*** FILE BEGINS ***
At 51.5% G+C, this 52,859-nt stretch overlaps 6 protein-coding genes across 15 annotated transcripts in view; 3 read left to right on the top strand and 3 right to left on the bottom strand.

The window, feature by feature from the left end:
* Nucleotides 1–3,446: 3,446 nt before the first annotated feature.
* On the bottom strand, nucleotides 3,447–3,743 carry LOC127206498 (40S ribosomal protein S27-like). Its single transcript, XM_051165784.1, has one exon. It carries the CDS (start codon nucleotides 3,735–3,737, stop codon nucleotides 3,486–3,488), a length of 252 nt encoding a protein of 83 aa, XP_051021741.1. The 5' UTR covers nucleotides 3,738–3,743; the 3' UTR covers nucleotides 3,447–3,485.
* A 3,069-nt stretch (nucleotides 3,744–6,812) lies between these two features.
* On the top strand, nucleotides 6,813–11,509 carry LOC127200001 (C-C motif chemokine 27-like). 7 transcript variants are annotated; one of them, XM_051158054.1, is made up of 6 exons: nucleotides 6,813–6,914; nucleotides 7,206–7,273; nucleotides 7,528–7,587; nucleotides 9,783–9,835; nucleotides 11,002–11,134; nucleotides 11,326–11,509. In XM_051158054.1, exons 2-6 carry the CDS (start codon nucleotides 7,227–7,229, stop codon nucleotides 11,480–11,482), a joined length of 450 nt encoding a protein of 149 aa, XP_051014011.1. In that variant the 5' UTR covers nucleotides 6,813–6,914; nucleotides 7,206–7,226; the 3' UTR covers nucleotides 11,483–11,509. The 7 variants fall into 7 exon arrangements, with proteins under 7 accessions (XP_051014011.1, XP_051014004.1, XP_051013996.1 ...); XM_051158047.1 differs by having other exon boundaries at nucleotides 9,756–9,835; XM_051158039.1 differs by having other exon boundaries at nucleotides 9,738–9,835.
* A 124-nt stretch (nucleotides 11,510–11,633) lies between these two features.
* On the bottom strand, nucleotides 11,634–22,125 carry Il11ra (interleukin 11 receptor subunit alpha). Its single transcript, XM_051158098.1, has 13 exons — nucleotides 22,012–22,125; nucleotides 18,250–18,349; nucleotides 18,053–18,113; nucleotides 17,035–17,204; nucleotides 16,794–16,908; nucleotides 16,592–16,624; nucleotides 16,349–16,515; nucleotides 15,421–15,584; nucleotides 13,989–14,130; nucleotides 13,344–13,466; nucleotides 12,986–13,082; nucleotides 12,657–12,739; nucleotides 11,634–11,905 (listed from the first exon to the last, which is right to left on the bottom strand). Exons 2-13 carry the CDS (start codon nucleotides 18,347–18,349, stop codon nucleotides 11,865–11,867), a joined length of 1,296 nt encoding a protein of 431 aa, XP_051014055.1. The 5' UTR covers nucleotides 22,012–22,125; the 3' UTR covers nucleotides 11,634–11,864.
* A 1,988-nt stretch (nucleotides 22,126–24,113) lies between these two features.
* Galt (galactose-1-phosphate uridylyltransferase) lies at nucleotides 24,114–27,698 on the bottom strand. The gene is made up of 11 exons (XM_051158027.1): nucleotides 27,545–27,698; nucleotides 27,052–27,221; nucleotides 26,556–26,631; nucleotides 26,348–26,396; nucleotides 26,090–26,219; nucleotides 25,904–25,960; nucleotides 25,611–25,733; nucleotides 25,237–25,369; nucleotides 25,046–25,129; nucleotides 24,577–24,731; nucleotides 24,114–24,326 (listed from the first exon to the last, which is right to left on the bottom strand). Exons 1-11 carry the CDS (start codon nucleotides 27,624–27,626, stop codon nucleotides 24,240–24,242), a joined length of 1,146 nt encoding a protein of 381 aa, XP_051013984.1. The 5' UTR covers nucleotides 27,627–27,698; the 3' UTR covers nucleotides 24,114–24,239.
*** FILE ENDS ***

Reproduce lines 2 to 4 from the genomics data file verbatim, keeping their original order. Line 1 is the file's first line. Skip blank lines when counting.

The window, feature by feature from the left end:
* Nucleotides 1–3,446: 3,446 nt before the first annotated feature.
* On the bottom strand, nucleotides 3,447–3,743 carry LOC127206498 (40S ribosomal protein S27-like). Its single transcript, XM_051165784.1, has one exon. It carries the CDS (start codon nucleotides 3,735–3,737, stop codon nucleotides 3,486–3,488), a length of 252 nt encoding a protein of 83 aa, XP_051021741.1. The 5' UTR covers nucleotides 3,738–3,743; the 3' UTR covers nucleotides 3,447–3,485.